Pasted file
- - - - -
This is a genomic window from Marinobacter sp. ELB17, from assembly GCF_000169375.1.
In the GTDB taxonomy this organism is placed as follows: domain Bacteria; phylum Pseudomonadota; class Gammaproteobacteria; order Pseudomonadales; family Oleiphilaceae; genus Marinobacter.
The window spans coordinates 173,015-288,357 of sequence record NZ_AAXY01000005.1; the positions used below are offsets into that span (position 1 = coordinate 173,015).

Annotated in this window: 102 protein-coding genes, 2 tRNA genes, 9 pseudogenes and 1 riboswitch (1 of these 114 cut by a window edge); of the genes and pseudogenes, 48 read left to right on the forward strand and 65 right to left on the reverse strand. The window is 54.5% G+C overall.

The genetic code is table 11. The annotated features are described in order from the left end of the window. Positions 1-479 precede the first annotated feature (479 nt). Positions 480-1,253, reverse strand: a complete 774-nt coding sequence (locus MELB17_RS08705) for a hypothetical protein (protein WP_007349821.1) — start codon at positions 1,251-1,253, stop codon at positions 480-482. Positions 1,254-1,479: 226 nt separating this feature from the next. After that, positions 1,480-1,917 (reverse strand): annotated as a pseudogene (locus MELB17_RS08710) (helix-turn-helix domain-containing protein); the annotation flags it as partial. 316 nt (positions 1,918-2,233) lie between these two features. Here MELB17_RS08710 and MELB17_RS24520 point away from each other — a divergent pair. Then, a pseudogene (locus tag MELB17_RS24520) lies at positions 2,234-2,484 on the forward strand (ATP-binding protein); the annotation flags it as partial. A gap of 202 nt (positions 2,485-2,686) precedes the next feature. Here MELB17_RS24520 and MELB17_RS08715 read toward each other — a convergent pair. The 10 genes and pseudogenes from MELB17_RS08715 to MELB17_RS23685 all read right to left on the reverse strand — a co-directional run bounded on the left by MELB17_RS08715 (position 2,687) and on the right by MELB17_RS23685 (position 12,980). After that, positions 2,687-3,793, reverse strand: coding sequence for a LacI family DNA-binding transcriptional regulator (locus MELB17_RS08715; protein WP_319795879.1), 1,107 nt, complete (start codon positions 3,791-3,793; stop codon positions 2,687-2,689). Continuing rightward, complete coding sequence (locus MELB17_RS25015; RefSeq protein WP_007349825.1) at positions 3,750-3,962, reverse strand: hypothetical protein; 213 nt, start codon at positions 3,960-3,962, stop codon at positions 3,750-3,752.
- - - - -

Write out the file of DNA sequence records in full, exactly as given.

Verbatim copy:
This is a genomic window from Marinobacter sp. ELB17, from assembly GCF_000169375.1.
In the GTDB taxonomy this organism is placed as follows: domain Bacteria; phylum Pseudomonadota; class Gammaproteobacteria; order Pseudomonadales; family Oleiphilaceae; genus Marinobacter.
The window spans coordinates 173,015-288,357 of sequence record NZ_AAXY01000005.1; the positions used below are offsets into that span (position 1 = coordinate 173,015).

Annotated in this window: 102 protein-coding genes, 2 tRNA genes, 9 pseudogenes and 1 riboswitch (1 of these 114 cut by a window edge); of the genes and pseudogenes, 48 read left to right on the forward strand and 65 right to left on the reverse strand. The window is 54.5% G+C overall.

The genetic code is table 11. The annotated features are described in order from the left end of the window. Positions 1-479 precede the first annotated feature (479 nt). Positions 480-1,253, reverse strand: a complete 774-nt coding sequence (locus MELB17_RS08705) for a hypothetical protein (protein WP_007349821.1) — start codon at positions 1,251-1,253, stop codon at positions 480-482. Positions 1,254-1,479: 226 nt separating this feature from the next. After that, positions 1,480-1,917 (reverse strand): annotated as a pseudogene (locus MELB17_RS08710) (helix-turn-helix domain-containing protein); the annotation flags it as partial. 316 nt (positions 1,918-2,233) lie between these two features. Here MELB17_RS08710 and MELB17_RS24520 point away from each other — a divergent pair. Then, a pseudogene (locus tag MELB17_RS24520) lies at positions 2,234-2,484 on the forward strand (ATP-binding protein); the annotation flags it as partial. A gap of 202 nt (positions 2,485-2,686) precedes the next feature. Here MELB17_RS24520 and MELB17_RS08715 read toward each other — a convergent pair. The 10 genes and pseudogenes from MELB17_RS08715 to MELB17_RS23685 all read right to left on the reverse strand — a co-directional run bounded on the left by MELB17_RS08715 (position 2,687) and on the right by MELB17_RS23685 (position 12,980). After that, positions 2,687-3,793, reverse strand: coding sequence for a LacI family DNA-binding transcriptional regulator (locus MELB17_RS08715; protein WP_319795879.1), 1,107 nt, complete (start codon positions 3,791-3,793; stop codon positions 2,687-2,689). Continuing rightward, complete coding sequence (locus MELB17_RS25015; RefSeq protein WP_007349825.1) at positions 3,750-3,962, reverse strand: hypothetical protein; 213 nt, start codon at positions 3,960-3,962, stop codon at positions 3,750-3,752.